FRANKFORT — A Western Kentucky Family Court judge who sought to recuse himself from adoption cases involving same-sex parents because of his religious beliefs has resigned.
W. Mitchell Nance resigned his 43rd Circuit (Barren and Metcalfe counties) Judge position, effective at 11:59 p.m. central time on Dec. 16, in a letter sent Thursday to Kentucky Gov. Matt Bevin.
His resignation follows formal charges against Nance by the Judicial Conduct Commission after Nance attempted to enter a general order last April preemptively recusing himself from adoption cases involving gay parents in which Nance wrote that “under no circumstance” would the adoption of a child by a homosexual parent be in the child’s best interest.
The complaint was filed by the ACLU of Kentucky, Kentucky’s Fairness Campaign and University of Louisville law professor Sam Marcosson.
The commission charged that Nance violated Canons of the Code of Judicial Conduct which require judges to maintain high standards of conduct and uphold the integrity of the judiciary; respect and comply with the law; hear the cases assigned to the judge; be faithful to the law; and prohibiting a judge from manifesting a bias or prejudice.
Nance, 66, wouldn’t say if resigned because he feared suspension or removal by the commission, pointing instead to his answer to the charges which his attorneys filed with the commission.
“I don’t have anything to say any further than what has been said,” Nance told CNHI News.
Those who filed the complaint against Nance applauded his resignation.
“Judge Nance must have seen the writing on the wall," said Chris Hartman, Director of the Fairness Campaign. "He had proven he could not deliver the basic impartiality required by his office when it came to LGBTQ people and their families. His only possible pathway forward was resignation or removal from office. “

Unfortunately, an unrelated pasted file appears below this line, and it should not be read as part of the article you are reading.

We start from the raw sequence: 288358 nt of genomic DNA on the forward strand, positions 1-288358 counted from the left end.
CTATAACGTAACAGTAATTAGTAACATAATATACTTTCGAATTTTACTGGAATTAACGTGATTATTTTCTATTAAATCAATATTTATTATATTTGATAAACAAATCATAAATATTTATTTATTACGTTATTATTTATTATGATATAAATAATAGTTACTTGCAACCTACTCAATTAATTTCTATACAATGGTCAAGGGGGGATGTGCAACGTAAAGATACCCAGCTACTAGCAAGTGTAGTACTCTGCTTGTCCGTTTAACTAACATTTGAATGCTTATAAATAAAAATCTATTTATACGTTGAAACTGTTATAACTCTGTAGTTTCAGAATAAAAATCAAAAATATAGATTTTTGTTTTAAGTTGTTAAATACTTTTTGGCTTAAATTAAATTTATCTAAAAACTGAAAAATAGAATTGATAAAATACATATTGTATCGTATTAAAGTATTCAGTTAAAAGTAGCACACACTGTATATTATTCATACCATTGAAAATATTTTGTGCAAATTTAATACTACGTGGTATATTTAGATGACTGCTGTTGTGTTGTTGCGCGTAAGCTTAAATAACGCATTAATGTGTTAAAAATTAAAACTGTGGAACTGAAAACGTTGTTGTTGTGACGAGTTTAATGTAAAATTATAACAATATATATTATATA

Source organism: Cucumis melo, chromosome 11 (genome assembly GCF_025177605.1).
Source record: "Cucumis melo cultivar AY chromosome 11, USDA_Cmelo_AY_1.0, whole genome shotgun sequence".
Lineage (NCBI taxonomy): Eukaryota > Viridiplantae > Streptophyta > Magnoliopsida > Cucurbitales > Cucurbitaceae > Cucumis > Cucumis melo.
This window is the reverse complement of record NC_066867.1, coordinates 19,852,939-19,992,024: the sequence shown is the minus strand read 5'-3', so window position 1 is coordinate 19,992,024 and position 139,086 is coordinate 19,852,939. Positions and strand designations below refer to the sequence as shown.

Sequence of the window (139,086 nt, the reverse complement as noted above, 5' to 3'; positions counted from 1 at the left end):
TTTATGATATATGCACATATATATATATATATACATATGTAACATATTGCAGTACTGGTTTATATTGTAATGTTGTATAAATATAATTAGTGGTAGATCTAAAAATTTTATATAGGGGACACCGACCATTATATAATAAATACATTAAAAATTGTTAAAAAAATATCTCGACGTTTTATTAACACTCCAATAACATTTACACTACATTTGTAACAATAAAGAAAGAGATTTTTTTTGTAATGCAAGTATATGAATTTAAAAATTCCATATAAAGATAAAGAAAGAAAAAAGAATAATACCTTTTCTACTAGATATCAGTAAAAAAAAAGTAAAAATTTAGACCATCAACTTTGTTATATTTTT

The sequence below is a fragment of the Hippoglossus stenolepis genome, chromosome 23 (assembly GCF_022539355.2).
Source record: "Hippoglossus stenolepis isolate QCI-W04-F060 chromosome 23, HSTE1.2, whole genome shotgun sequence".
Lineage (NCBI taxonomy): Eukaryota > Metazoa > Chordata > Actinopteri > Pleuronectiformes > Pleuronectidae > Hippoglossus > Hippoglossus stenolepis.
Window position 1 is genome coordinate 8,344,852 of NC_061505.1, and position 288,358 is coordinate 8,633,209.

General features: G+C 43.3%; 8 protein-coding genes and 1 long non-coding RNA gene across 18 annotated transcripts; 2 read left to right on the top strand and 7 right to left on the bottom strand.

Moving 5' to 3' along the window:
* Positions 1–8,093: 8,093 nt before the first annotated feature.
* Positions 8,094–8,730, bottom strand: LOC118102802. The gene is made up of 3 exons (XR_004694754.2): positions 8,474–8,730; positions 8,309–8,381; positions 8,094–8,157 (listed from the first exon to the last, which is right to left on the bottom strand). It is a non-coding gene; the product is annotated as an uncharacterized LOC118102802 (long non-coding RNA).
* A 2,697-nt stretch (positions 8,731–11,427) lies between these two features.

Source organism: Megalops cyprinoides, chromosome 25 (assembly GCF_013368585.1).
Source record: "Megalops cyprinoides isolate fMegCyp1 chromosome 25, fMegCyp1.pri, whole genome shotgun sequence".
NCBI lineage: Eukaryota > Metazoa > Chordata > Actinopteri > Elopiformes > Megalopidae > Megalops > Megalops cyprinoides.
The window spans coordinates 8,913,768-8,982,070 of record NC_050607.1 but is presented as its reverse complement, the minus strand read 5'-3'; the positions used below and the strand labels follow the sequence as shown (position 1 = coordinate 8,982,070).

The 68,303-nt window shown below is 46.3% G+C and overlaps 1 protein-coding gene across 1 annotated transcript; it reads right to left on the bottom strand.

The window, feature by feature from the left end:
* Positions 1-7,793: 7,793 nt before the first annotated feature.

“Judges, more than anyone else, have a responsibility to follow the law,” added Marcosson, the UofL law professor. “By making it clear that he could not, or would not do that, Judge Nance demonstrated that he simply had no place on the bench.”
Nance has “no definite plans” for what he’ll do after Dec. 16, but he said he will miss “some aspects of the position.”
“It’s a very demanding job,” Nance said. “I certainly will miss the fellowship of all my co-workers.”
In his Oct. 25 answer to the charges, Nance argues that the action against him is moot as a result of his resignation and waives any formal hearing and asks the commission to dismiss the charges.
His attorneys go on to say that if the commission requires a formal response to the charges that “same-sex adoptions present a unique crisis of conscience for Judge Nance” and violate “his conscientious religious objection to a child’s adoption by a same-sex couple” because of his conviction such adoptions are not in the “best interest of a child.”
They also argue that Nance’s April order preemptively recusing himself from such cases “would have facilitated the impartiality of the judicial system and ensured that all families had a fair opportunity for adoption.”
In April of this year, Nance issued a general order recusing himself from any future adoption cases involving gay parents after ruling in favor of same-sex parents in a Metcalfe Family Court adoption case.
Nance said in his order that he couldn’t “as a matter of conscience find that it’s in a child’s best interest to be adopted by a same-sex (parent).”
But the majority opinion in a 1995 Supreme Court case on a different issue observed that such a general order is in fact a rule which must first be approved by the Kentucky Supreme Court.
That prompted Nance to submit the proposed local rule to Supreme Court Chief Justice John Minton. The proposed rule read: “The Clerk or her deputy shall notify the Case Manager of Family Court concerning the filing of each adoption petition, and the Family Court Judge forthwith shall retrieve from the Clerk each such adoption petition for review.”
But Minton determined the rule didn’t comply with Supreme Court rules and denied its adoption.
Nance has presided over only two adoption cases involving gay prospective parents in his 14 years as Family Court Judge. He served two years as District Judge before becoming a Family Court Judge.
Ronnie Ellis writes for CNHI News Service and is based in Frankfort; follow him on Twitter @cnhifrankfort.